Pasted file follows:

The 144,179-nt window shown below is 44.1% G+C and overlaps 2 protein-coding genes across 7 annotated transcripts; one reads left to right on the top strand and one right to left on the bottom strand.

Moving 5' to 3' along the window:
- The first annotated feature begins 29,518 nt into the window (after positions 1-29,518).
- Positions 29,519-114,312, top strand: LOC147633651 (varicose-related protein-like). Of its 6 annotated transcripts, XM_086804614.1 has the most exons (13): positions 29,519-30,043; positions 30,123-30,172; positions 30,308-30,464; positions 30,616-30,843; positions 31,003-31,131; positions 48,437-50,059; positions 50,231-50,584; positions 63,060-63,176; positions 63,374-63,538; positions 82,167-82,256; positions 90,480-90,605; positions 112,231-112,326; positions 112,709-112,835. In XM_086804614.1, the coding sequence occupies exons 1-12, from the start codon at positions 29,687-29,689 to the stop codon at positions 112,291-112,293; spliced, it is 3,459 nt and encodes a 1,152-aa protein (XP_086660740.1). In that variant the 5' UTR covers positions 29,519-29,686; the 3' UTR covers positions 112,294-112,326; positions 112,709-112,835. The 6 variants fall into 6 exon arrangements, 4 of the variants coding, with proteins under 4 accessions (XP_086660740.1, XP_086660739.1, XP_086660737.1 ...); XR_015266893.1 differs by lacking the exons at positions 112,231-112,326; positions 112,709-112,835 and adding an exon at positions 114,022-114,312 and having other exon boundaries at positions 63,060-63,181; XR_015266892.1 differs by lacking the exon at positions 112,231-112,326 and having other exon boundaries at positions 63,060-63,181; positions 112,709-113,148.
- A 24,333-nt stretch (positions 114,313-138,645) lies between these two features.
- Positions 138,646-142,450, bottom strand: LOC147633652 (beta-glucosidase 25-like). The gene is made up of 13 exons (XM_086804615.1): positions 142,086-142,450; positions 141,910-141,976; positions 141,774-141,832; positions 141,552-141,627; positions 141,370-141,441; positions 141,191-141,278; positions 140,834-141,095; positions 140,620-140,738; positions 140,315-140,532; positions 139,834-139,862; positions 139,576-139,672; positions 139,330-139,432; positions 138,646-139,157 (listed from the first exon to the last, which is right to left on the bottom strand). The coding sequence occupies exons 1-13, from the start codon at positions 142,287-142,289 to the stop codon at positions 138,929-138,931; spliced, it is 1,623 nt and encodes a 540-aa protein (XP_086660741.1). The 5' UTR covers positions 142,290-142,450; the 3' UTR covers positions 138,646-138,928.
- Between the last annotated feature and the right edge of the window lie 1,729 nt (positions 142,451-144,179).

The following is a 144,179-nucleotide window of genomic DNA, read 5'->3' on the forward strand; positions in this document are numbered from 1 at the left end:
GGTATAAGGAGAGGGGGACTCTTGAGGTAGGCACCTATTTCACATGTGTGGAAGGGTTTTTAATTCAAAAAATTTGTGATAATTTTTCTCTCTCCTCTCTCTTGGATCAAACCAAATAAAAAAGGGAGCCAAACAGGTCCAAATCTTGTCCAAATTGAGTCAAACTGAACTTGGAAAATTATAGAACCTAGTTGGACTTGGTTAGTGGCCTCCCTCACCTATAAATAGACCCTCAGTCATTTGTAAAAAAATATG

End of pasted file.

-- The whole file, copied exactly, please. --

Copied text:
The 144,179-nt window shown below is 44.1% G+C and overlaps 2 protein-coding genes across 7 annotated transcripts; one reads left to right on the top strand and one right to left on the bottom strand.

Moving 5' to 3' along the window:
- The first annotated feature begins 29,518 nt into the window (after positions 1-29,518).
- Positions 29,519-114,312, top strand: LOC147633651 (varicose-related protein-like). Of its 6 annotated transcripts, XM_086804614.1 has the most exons (13): positions 29,519-30,043; positions 30,123-30,172; positions 30,308-30,464; positions 30,616-30,843; positions 31,003-31,131; positions 48,437-50,059; positions 50,231-50,584; positions 63,060-63,176; positions 63,374-63,538; positions 82,167-82,256; positions 90,480-90,605; positions 112,231-112,326; positions 112,709-112,835. In XM_086804614.1, the coding sequence occupies exons 1-12, from the start codon at positions 29,687-29,689 to the stop codon at positions 112,291-112,293; spliced, it is 3,459 nt and encodes a 1,152-aa protein (XP_086660740.1). In that variant the 5' UTR covers positions 29,519-29,686; the 3' UTR covers positions 112,294-112,326; positions 112,709-112,835. The 6 variants fall into 6 exon arrangements, 4 of the variants coding, with proteins under 4 accessions (XP_086660740.1, XP_086660739.1, XP_086660737.1 ...); XR_015266893.1 differs by lacking the exons at positions 112,231-112,326; positions 112,709-112,835 and adding an exon at positions 114,022-114,312 and having other exon boundaries at positions 63,060-63,181; XR_015266892.1 differs by lacking the exon at positions 112,231-112,326 and having other exon boundaries at positions 63,060-63,181; positions 112,709-113,148.
- A 24,333-nt stretch (positions 114,313-138,645) lies between these two features.
- Positions 138,646-142,450, bottom strand: LOC147633652 (beta-glucosidase 25-like). The gene is made up of 13 exons (XM_086804615.1): positions 142,086-142,450; positions 141,910-141,976; positions 141,774-141,832; positions 141,552-141,627; positions 141,370-141,441; positions 141,191-141,278; positions 140,834-141,095; positions 140,620-140,738; positions 140,315-140,532; positions 139,834-139,862; positions 139,576-139,672; positions 139,330-139,432; positions 138,646-139,157 (listed from the first exon to the last, which is right to left on the bottom strand). The coding sequence occupies exons 1-13, from the start codon at positions 142,287-142,289 to the stop codon at positions 138,929-138,931; spliced, it is 1,623 nt and encodes a 540-aa protein (XP_086660741.1). The 5' UTR covers positions 142,290-142,450; the 3' UTR covers positions 138,646-138,928.
- Between the last annotated feature and the right edge of the window lie 1,729 nt (positions 142,451-144,179).

The following is a 144,179-nucleotide window of genomic DNA, read 5'->3' on the forward strand; positions in this document are numbered from 1 at the left end:
GGTATAAGGAGAGGGGGACTCTTGAGGTAGGCACCTATTTCACATGTGTGGAAGGGTTTTTAATTCAAAAAATTTGTGATAATTTTTCTCTCTCCTCTCTCTTGGATCAAACCAAATAAAAAAGGGAGCCAAACAGGTCCAAATCTTGTCCAAATTGAGTCAAACTGAACTTGGAAAATTATAGAACCTAGTTGGACTTGGTTAGTGGCCTCCCTCACCTATAAATAGACCCTCAGTCATTTGTAAAAAAATATG